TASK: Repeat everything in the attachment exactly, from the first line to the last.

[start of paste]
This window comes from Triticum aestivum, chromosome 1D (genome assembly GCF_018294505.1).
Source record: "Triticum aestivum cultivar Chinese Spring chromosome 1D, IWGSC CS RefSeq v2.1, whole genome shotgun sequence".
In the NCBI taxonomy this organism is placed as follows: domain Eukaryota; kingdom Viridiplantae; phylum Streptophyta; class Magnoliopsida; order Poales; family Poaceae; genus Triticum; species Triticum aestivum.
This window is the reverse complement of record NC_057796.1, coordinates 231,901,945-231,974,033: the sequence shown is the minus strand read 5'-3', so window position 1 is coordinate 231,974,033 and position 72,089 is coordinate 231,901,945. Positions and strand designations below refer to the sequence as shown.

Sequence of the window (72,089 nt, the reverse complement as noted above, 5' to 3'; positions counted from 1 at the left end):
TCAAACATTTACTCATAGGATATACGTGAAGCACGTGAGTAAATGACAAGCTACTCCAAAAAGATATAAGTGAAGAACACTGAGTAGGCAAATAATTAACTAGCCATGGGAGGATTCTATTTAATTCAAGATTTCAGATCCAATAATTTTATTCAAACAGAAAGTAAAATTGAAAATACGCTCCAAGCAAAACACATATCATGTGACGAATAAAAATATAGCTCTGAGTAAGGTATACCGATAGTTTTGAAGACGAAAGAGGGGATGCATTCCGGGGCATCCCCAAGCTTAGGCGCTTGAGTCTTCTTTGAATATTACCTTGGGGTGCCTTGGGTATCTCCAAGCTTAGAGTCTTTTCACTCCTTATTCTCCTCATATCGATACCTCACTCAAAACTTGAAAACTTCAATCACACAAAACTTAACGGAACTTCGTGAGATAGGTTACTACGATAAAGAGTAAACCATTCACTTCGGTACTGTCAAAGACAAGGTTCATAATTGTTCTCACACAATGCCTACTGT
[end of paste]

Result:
This window comes from Triticum aestivum, chromosome 1D (genome assembly GCF_018294505.1).
Source record: "Triticum aestivum cultivar Chinese Spring chromosome 1D, IWGSC CS RefSeq v2.1, whole genome shotgun sequence".
In the NCBI taxonomy this organism is placed as follows: domain Eukaryota; kingdom Viridiplantae; phylum Streptophyta; class Magnoliopsida; order Poales; family Poaceae; genus Triticum; species Triticum aestivum.
This window is the reverse complement of record NC_057796.1, coordinates 231,901,945-231,974,033: the sequence shown is the minus strand read 5'-3', so window position 1 is coordinate 231,974,033 and position 72,089 is coordinate 231,901,945. Positions and strand designations below refer to the sequence as shown.

Sequence of the window (72,089 nt, the reverse complement as noted above, 5' to 3'; positions counted from 1 at the left end):
TCAAACATTTACTCATAGGATATACGTGAAGCACGTGAGTAAATGACAAGCTACTCCAAAAAGATATAAGTGAAGAACACTGAGTAGGCAAATAATTAACTAGCCATGGGAGGATTCTATTTAATTCAAGATTTCAGATCCAATAATTTTATTCAAACAGAAAGTAAAATTGAAAATACGCTCCAAGCAAAACACATATCATGTGACGAATAAAAATATAGCTCTGAGTAAGGTATACCGATAGTTTTGAAGACGAAAGAGGGGATGCATTCCGGGGCATCCCCAAGCTTAGGCGCTTGAGTCTTCTTTGAATATTACCTTGGGGTGCCTTGGGTATCTCCAAGCTTAGAGTCTTTTCACTCCTTATTCTCCTCATATCGATACCTCACTCAAAACTTGAAAACTTCAATCACACAAAACTTAACGGAACTTCGTGAGATAGGTTACTACGATAAAGAGTAAACCATTCACTTCGGTACTGTCAAAGACAAGGTTCATAATTGTTCTCACACAATGCCTACTGT